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New life for Lordstown? Workhorse in talks to acquire shuttered GM facility

GM closed its Lordstown Complex on March 5, 2019, but it could see new life as the company is negotiating with Workhorse, which would build electric pickups in the facility. (Photo: Tim Dooner/FreightWaves)

Workhorse Group (NASDAQ: WKHS) is in the final stages of acquiring General Motors’ (NYSE: GM) Lordstown Complex in Lordstown, Ohio, GM said in a statement on May 8, 2019. Under the terms of the deal, which has not been finalized, a newly formed entity led by Workhorse founder Steve Burns would acquire the facility with Workhorse itself holding a minority interest in the new entity.

“This potential agreement creates a positive outcome for all parties involved and will help solidify the leadership of Workhorse’s role in the [electric vehicle] community,” said Workhorse CEO Duane Hughes.

The release, sent out by GM, was a planned release, Tom Colton, investor relations for Workhorse, told FreightWaves, and had nothing to do with President Donald Trump tweeting that Workhorse would be buying the facility.

Colton added that discussions on the facility have been ongoing since early in 2019 and the said the conversations are still ‘preliminary’ with no timetable for conclusion.

Colton also couldn’t say what role the new entity would play in any agreement, but the deal is being discussed as a simple sale of the facility. Trump had tweeted that GM would be making a $700 million investment in Ohio, but it doesn’t appear that the investment would include any partnership or investment with Workhorse.

GM shuttered Lordstown on March 5, 2019, as the last Chevrolet Cruze automobile rolled off the assembly line. The closure eliminated nearly 1,700 hourly positions and is part of a major restructuring GM is undergoing. The company is expecting to close as many as five plants in North America and slash 14,000 jobs as it transitions to make trucks, SUVs and electric and autonomous vehicles.

This week, GM announced that its autonomous vehicle subsidiary, Cruise Automation, had secured $1.15 billion in equity funding as it seeks to bring an autonomous, electric vehicle to production later this year.

New manufacturing jobs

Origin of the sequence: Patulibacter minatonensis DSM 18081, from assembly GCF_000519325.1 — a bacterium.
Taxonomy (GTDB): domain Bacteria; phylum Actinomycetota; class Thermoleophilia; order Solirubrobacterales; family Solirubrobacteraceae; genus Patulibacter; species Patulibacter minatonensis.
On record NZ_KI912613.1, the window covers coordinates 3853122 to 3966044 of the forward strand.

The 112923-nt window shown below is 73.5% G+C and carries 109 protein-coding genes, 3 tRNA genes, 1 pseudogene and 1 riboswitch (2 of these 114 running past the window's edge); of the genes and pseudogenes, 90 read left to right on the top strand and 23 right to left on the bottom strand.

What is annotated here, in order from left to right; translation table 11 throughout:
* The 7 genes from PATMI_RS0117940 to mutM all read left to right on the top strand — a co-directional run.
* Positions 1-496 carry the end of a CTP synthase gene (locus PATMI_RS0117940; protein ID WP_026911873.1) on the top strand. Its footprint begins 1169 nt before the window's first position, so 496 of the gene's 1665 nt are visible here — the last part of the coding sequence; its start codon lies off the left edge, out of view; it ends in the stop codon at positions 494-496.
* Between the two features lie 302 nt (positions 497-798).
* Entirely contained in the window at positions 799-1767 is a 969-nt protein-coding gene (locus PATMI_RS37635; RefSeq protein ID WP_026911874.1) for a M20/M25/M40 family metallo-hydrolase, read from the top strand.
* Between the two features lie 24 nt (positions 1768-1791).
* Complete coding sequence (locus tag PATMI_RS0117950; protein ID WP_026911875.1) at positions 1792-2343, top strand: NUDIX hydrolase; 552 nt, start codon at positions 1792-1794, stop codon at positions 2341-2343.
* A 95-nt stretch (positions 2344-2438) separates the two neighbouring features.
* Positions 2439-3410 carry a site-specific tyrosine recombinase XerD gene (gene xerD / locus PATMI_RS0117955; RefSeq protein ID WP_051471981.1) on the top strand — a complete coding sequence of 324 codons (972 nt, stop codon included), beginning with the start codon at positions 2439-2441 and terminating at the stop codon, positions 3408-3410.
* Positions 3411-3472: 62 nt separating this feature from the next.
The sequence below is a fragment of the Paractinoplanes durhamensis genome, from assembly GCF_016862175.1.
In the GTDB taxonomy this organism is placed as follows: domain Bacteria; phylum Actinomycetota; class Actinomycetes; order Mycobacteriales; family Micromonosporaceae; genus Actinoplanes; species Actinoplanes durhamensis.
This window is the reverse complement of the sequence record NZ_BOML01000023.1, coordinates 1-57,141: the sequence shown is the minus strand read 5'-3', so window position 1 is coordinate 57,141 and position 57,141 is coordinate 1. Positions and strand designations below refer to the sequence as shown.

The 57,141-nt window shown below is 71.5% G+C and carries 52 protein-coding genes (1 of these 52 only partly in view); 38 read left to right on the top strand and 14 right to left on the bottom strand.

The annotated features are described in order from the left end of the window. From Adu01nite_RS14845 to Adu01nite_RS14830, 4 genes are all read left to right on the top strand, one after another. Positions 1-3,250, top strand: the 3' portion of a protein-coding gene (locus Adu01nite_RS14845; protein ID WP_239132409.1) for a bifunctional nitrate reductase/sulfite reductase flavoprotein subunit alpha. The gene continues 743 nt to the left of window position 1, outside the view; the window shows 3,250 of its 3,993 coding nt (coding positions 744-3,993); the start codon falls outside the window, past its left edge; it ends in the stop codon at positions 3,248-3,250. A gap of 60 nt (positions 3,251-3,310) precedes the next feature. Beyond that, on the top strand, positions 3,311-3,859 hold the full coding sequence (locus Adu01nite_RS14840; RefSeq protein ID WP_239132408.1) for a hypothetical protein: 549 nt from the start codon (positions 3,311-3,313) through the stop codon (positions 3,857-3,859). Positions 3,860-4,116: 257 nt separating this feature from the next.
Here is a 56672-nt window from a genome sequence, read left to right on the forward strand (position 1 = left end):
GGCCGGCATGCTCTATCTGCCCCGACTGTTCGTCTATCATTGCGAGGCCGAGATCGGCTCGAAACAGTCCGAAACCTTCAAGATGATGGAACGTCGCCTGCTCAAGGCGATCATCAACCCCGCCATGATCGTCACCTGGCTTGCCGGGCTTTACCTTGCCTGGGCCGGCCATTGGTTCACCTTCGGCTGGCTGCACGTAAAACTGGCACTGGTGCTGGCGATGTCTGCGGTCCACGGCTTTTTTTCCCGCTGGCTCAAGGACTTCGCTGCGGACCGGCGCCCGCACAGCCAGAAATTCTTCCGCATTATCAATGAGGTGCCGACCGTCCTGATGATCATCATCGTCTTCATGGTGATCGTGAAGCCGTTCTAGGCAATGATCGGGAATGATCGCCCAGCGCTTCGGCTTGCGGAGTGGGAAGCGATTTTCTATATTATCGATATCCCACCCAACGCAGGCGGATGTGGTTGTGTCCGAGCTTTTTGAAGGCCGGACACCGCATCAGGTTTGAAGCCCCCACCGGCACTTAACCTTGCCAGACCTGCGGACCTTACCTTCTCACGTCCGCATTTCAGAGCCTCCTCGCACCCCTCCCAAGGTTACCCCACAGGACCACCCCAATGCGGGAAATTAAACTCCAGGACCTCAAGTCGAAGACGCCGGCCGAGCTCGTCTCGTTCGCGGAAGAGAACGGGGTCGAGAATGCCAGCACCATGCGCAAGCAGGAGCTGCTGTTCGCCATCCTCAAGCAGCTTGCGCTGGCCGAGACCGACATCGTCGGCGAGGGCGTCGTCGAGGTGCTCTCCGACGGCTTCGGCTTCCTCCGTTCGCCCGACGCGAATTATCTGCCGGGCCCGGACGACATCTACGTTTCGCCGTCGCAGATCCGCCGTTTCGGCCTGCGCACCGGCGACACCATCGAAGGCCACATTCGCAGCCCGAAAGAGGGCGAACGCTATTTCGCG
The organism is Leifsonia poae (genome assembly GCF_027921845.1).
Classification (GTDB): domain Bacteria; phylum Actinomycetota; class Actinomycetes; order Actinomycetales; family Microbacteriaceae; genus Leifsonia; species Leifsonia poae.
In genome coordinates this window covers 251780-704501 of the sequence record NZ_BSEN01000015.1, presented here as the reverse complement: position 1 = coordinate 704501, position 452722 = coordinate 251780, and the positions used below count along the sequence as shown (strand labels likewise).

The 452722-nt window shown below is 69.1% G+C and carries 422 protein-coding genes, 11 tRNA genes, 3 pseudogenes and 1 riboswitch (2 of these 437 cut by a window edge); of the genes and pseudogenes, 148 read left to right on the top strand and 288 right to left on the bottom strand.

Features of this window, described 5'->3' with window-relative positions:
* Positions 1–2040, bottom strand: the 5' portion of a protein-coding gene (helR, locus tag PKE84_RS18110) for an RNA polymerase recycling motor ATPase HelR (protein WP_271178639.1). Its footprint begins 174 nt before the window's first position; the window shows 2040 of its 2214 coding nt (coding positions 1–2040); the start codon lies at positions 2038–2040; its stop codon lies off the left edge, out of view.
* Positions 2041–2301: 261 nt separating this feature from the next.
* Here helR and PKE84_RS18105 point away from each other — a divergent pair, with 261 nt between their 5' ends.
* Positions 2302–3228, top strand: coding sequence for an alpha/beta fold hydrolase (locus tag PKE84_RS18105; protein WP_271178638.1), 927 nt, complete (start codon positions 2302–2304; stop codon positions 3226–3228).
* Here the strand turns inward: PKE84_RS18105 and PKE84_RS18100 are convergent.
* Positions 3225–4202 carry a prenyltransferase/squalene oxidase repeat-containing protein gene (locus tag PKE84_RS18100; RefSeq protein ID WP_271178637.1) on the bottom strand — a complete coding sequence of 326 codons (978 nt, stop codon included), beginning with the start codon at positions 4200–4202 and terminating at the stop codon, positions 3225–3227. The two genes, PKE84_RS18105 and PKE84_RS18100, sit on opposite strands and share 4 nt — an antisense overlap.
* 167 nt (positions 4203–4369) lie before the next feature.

If the Workhorse deal is finalized, it could mean new jobs for the workers in Lordstown, although how many remains a question. Colton said Workhorse wasn’t prepared to say how many jobs the acquisition would create, but that it would be “in the hundreds.”

Terry Dittes, vice president of the United Auto Workers (UAW), which represents GM’s Lordstown workers, called on GM to bring a new product to the facility and continue operating it. The UAW contract reportedly prevents GM from selling or closing the plant until September, when the current UAW labor deal expires.

“A federal lawsuit filed by the UAW over the closing of the Lordstown, Baltimore and Warren facilities is still pending, and the UAW will continue its effort to protect the contractual rights of its members at these locations,” he said in a statement. “The parties regularly discuss product placement issues during National Negotiations, which will begin in July of this year. We will monitor this situation as it develops to determine what course of action will most benefit UAW-represented workers at General Motors.”

Colton said any labor deal or discussions with the UAW are between the union and GM, but that Workhorse would consider employing displaced workers should a deal be reached.

“As it currently stands, if everything proceeds as it happens, we have every intention of reaching out to the UAW and the former GM workers in Lordstown,” Colton said.

Burns said Workhorse would start production as soon as the facility could be prepared, if a deal is reached.

Electric pickups first up

“The first vehicle we would plan to build if we were to purchase the Lordstown Complex would be a commercial electric pickup, blending Workhorse’s technology with Lordstown’s manufacturing expertise,” he said.

Workhorse produces electric delivery vans for FedEx and UPS, is one of four contenders for the United States Postal Service contract for its next generation of postal vehicles, makes a last-mile delivery drone that is in testing, and is ramping up testing of Surefly, a personal helicopter.

Burns was put in charge of monetizing Surefly earlier this year, stepping away from his role as CEO of Workhorse to do so. Hughes replaced him. On Workhorse’s first quarter earnings call, Hughes said the company is still looking to sell the Surefly business.

Colton said that any acquisition of the Lordstown facility would not include the Surefly business.

Since last November, GM has been in discussions with the UAW regarding the impact of changing market conditions on the Lordstown facility. These discussions will include this opportunity.

“We remain committed to growing manufacturing jobs in the U.S., including in Ohio, and we see this development as a potential win-win for everyone,” Mary Barra, GM chairman and CEO, said. “Workhorse has innovative technologies that could help preserve Lordstown’s more than 50-year tradition of vehicle assembly work.”

Brian Straight

Brian Straight leads FreightWaves' Modern Shipper brand as Managing Editor. A journalism graduate of the University of Rhode Island, he has covered everything from a presidential election, to professional sports and Little League baseball, and for more than 10 years has covered trucking and logistics. Before joining FreightWaves, he was previously responsible for the editorial quality and production of Fleet Owner magazine and Brian lives in Connecticut with his wife and two kids and spends his time coaching his son’s baseball team, golfing with his daughter, and pursuing his never-ending quest to become a professional bowler. You can reach him at [email protected]